Description The present invention relates to speech coding and more particularly to speech coding using linear predictive coding (LPC). The invention is applicable in particular, though not necessarily, to code excited linear prediction (CELP) speech coders. A fundamental issue in the wireless transmission of digitised speech signals is the minimisation of the bit-rate required to transmit an individual speech signal. By minimising the bit-rate, the number of communications which can be carried by a transmission channel, for a given channel bandwidth, is increased. All of the recognised standards for digital cellular telephony therefore specify some kind of speech codec to compress speech data to a greater or lesser extent. More particularly, these speech codecs rely upon the removal of redundant information present in the speech signal being coded. In Europe, the accepted standard for digital cellular telephony is known under the acronym GSM (Global System for Mobile communications). GSM includes the specification of a CELP speech encoder (Technical Specification GSM 06.60). A very general illustration of the structure of a CELP encoder is shown in FIG. 1. A sampled speech signal is divided into 20 ms frames, defined by a vector x(j), of 160 sample points, j=0 to 159. The frames are encoded in turn by first applying them to a linear predictive coder (LPC) The output from the LPC comprises this set of LPC coefficients a(i) and a residual signal r(j) produced by removing the short term redundancy from the input speech frame using a LPC analysis filter. The residual signal is then provided to a long term predictor (LTP) An excitation codebook The LPC analysis filter (which removes redundancy from the input signal to provide the residual signal r(j)) is shown schematically in FIG.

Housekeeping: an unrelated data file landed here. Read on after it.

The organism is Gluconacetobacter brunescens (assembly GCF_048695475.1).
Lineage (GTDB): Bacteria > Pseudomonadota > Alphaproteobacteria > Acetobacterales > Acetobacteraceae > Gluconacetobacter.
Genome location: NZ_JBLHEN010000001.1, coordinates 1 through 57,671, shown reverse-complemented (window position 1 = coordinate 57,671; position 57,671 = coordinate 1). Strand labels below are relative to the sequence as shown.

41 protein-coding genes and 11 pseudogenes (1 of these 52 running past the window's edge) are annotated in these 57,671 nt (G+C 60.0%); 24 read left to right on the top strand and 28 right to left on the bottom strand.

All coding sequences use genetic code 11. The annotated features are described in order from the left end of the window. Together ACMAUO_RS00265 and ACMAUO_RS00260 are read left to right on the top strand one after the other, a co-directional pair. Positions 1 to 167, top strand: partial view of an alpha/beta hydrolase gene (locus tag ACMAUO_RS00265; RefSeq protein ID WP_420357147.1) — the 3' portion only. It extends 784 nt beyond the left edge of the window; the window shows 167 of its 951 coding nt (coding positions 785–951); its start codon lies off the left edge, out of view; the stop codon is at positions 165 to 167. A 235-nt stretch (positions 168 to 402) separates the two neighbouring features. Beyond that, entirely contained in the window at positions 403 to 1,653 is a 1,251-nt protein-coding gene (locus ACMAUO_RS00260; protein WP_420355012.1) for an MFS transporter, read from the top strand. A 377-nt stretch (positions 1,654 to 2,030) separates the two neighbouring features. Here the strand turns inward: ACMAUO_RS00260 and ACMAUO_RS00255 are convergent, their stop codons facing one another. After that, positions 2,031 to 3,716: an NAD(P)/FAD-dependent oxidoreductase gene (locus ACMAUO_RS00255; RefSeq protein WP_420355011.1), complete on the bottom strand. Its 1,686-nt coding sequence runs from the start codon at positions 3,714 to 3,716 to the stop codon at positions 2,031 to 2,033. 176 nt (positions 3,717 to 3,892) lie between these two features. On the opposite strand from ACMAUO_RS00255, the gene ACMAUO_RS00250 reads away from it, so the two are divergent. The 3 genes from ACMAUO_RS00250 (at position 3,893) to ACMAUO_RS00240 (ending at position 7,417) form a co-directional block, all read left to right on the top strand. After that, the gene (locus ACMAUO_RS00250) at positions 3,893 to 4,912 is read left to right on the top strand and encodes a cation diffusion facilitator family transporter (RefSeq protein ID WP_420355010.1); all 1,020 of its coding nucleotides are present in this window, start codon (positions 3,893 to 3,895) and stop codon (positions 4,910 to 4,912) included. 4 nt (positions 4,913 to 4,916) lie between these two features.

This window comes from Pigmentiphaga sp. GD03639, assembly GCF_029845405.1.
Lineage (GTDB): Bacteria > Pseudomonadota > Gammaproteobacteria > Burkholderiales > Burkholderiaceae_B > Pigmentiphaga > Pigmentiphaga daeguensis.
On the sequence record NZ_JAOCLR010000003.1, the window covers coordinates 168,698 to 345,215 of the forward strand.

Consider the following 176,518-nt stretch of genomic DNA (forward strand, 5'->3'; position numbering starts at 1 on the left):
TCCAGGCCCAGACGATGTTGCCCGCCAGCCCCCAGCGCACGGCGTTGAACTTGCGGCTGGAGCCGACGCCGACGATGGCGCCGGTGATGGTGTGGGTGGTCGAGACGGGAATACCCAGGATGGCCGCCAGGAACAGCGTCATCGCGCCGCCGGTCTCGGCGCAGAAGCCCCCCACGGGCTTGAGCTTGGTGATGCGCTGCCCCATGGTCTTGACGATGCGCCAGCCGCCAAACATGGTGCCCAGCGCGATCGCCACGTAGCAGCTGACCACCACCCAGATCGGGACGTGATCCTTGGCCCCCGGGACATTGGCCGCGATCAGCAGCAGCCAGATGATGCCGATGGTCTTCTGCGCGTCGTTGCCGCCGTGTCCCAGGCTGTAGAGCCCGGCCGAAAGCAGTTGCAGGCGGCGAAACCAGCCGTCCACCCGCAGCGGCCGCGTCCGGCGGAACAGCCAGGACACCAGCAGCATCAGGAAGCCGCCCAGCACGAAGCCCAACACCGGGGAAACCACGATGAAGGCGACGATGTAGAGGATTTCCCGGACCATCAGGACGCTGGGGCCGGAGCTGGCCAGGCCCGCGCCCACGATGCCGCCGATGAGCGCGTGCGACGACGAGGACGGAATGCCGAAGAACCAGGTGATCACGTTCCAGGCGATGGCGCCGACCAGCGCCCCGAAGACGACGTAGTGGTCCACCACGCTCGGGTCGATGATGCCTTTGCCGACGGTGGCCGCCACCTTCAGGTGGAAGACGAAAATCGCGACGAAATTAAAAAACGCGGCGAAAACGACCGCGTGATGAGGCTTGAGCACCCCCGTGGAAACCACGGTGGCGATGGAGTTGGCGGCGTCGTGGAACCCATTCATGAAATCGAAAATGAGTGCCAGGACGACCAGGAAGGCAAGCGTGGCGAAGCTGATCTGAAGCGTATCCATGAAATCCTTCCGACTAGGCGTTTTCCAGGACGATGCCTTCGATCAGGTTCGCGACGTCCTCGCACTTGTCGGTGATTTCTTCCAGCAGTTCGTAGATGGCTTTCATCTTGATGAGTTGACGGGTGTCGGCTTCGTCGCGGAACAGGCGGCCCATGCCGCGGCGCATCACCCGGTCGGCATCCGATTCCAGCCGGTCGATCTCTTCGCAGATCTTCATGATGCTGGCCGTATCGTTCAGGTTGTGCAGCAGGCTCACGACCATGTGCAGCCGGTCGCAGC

where z represents a delay of one sample. The LPC coefficients are converted into a corresponding number of line spectral pair (LSP) coefficients, which are the roots of the two polynomials given by:
and